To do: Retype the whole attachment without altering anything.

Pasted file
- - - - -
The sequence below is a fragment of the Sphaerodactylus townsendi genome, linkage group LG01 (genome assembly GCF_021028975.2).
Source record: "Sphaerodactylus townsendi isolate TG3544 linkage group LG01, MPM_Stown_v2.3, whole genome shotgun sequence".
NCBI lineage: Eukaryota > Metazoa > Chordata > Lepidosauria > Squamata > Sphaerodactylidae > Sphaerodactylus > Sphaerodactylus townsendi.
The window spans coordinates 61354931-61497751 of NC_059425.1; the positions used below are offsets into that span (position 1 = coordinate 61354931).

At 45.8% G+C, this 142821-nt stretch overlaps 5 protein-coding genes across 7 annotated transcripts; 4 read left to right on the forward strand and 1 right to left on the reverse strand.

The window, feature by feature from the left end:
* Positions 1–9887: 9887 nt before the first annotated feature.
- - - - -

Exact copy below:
The sequence below is a fragment of the Sphaerodactylus townsendi genome, linkage group LG01 (genome assembly GCF_021028975.2).
Source record: "Sphaerodactylus townsendi isolate TG3544 linkage group LG01, MPM_Stown_v2.3, whole genome shotgun sequence".
NCBI lineage: Eukaryota > Metazoa > Chordata > Lepidosauria > Squamata > Sphaerodactylidae > Sphaerodactylus > Sphaerodactylus townsendi.
The window spans coordinates 61354931-61497751 of NC_059425.1; the positions used below are offsets into that span (position 1 = coordinate 61354931).

At 45.8% G+C, this 142821-nt stretch overlaps 5 protein-coding genes across 7 annotated transcripts; 4 read left to right on the forward strand and 1 right to left on the reverse strand.

The window, feature by feature from the left end:
* Positions 1–9887: 9887 nt before the first annotated feature.